Rosalind, daughter of the deposed Duke Senior, is exiled from the court by her wicked uncle. Disguising herself as a young man and accompanied by her cousin Celia, she takes refuge in the Forest of Arden. In the forest Rosalind meets Orlando with whom she is in love, but her male disguise complicates matters, especially when Rosalind finds she has unwittingly attracted the shepherdess Phebe. But out of the confusion comes reconciliation and forgiveness, and all ends happily.
Rosalind is played by Niamh Cusack, Orlando by Stephen Mangan. Victoria Hamilton is Celia, and Gerard Murphy is Jaques.
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By Darwin8u on 27-07-17
Can't bother with a title
"All the world's a stage,
And all the men and women merely players:"
-- William Shakespeare, As You Like It, Act 2, Scene 7
'As You Like It' has many things to commend it as a play. It is entertaining and filled with fantastic lines. It contains many of Shakespeare's favorite tropes: gender bending, mistaken/hidden identities, family squabbles/usurpation, love/lust, revenge, etc. It starts off well too -- but in the end, for me, it just sort of fizzles and farts out a bit. Limps out, perhaps, is a better way of stating it. Surrenders to an almost contrived and overly neat "happy Hymen ending". THIS is Shakespeare at his most fit. He is at the top of his game. This play, however, seems to be a bit phoned in at the end. Perhaps, Shakespeare knew he was about to deliver Hamlet.
Also, to be fair, this play does GET a lot of play. It is a crowd pleaser. A romance. A fancy. So, perhaps I'm just wanting him, unfairly, to hit home runs every time at bat. Mostly, I was displeased with how easily the villains (if you could call them that) turned. What? Suddenly, out of the blue Oliver de Boys sees the light? What? And all it takes is for Duke Frederick to run into a hermit in the woods and becomes religious. Ok. Weak, but OK.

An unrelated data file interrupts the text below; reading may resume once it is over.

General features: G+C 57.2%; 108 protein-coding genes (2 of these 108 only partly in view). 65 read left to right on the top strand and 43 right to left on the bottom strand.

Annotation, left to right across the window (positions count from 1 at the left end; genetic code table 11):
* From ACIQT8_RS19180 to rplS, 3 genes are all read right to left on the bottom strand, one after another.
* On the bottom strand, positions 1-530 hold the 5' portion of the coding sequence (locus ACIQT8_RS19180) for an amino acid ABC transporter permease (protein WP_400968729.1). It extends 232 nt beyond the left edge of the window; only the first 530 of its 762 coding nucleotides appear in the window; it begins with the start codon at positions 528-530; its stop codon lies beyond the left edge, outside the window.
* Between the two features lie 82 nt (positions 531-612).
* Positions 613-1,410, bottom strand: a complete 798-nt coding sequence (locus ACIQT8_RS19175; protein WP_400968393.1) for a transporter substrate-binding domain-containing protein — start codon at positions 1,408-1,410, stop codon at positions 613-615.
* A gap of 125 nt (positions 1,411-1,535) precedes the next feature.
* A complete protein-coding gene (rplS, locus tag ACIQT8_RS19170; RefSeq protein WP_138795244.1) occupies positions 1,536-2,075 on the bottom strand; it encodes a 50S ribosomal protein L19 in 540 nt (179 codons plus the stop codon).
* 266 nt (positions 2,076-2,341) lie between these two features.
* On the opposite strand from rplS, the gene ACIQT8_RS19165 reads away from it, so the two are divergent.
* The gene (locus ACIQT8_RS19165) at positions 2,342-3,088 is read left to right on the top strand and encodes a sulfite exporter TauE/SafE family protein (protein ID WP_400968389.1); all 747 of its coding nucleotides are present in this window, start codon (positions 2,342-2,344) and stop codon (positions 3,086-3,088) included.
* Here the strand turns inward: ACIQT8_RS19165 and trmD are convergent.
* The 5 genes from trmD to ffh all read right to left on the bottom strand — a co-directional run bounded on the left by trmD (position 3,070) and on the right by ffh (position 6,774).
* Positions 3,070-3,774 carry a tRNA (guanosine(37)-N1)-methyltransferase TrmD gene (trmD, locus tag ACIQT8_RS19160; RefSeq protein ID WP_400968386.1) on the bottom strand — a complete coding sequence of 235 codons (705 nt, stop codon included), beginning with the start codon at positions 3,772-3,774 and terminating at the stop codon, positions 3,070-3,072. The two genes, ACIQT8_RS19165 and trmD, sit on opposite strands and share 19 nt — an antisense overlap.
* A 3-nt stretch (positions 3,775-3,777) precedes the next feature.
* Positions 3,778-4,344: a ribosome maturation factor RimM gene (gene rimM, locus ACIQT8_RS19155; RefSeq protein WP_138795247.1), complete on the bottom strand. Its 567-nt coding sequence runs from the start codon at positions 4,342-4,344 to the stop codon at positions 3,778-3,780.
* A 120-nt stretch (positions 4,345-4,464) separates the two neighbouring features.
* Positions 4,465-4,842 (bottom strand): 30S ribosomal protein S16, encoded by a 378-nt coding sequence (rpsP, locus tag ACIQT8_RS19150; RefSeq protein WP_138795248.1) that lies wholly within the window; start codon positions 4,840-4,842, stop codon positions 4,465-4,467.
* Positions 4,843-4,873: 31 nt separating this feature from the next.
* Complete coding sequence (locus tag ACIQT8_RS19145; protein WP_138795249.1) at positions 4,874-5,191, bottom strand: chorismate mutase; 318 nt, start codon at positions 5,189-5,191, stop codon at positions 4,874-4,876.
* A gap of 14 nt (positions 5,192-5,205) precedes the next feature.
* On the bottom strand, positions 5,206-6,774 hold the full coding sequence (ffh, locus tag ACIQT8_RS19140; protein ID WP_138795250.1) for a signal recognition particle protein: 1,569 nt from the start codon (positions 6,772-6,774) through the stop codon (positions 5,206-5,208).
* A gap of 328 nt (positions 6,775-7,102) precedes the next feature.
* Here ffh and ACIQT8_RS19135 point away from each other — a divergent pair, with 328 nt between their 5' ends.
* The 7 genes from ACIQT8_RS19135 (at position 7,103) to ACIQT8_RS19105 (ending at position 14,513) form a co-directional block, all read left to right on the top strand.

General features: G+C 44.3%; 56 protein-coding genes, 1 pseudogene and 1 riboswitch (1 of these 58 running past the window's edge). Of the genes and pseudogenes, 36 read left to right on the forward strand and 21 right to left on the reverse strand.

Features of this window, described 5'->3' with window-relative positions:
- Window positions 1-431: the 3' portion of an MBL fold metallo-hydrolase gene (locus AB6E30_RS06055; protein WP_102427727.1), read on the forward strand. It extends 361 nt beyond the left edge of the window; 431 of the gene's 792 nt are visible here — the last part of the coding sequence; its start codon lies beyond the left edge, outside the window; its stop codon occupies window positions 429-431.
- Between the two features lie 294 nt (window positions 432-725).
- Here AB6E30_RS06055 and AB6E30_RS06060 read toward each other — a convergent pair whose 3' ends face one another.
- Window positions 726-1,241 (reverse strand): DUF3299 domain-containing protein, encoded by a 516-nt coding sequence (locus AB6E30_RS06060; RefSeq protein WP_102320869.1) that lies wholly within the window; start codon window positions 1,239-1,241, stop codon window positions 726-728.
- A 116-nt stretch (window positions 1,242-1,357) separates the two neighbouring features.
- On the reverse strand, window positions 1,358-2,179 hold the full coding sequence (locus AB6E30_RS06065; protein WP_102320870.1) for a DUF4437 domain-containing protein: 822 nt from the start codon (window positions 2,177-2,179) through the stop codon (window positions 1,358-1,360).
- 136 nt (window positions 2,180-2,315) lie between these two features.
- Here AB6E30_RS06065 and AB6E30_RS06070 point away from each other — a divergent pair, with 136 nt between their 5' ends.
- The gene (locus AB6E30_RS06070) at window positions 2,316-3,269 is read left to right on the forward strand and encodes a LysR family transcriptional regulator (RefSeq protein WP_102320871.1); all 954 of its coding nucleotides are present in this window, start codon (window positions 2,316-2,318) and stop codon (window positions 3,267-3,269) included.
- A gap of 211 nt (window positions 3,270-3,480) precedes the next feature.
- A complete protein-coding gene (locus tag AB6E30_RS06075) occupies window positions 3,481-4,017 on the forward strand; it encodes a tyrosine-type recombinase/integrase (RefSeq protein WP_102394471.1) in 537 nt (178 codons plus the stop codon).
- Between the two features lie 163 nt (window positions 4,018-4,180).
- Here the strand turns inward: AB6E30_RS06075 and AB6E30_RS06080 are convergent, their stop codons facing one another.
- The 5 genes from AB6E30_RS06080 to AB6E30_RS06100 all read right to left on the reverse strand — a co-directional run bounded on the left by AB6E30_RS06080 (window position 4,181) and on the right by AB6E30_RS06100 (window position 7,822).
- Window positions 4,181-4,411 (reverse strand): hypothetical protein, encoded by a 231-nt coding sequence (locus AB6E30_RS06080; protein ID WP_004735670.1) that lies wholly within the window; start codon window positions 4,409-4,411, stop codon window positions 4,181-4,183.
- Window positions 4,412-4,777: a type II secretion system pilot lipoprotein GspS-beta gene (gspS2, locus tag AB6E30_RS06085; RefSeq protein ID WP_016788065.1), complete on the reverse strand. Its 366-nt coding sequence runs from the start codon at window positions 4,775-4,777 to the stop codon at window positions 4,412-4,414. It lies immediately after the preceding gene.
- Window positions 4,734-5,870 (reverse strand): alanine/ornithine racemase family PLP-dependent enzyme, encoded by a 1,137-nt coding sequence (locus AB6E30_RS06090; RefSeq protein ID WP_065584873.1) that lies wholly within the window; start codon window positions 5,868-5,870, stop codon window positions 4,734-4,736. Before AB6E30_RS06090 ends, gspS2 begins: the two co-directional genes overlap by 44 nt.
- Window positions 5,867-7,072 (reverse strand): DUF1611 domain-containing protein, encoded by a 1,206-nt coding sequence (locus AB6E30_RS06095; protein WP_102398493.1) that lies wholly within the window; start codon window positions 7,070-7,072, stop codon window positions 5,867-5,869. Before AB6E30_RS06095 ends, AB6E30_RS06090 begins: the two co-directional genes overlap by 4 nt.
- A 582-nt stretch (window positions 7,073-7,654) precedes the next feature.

Also, I'm not a big fan of music in Shakespeare's plays. Some probably dig it. I'm not in that camp.
Here are, however, some of my favorite lines, as you like:
-- "Always the dullness of the fool is the whetstone of the wits." (Act I, Scene 2)
-- "I earn that I eat, get that I wear,
owe no man hate,
envy no man's happiness,
glad of other men's good,
content with my harm." (Act 3, Scene 2)
-- "Time travels in divers paces with divers persons." (Act 3, Scene 2)
-- "Men are April when they woo, December when they wed: maids are May when they are maids, but the sky changes when they are wives." (Act 4, Scene 1)
-- "Oh! how bitter a thing it is to look into happiness through another man's eyes." (Act 5, Scene 2)
8 of 11 people found this review helpful
By Shannon Storm on 19-03-15
Incredibly Easy To Follow
I read along with the version edited by Dolan, and I believe there was only 1 word that was different from this version. I cant imagine having to read this alone/without separate voices. Well done.
1 of 1 people found this review helpful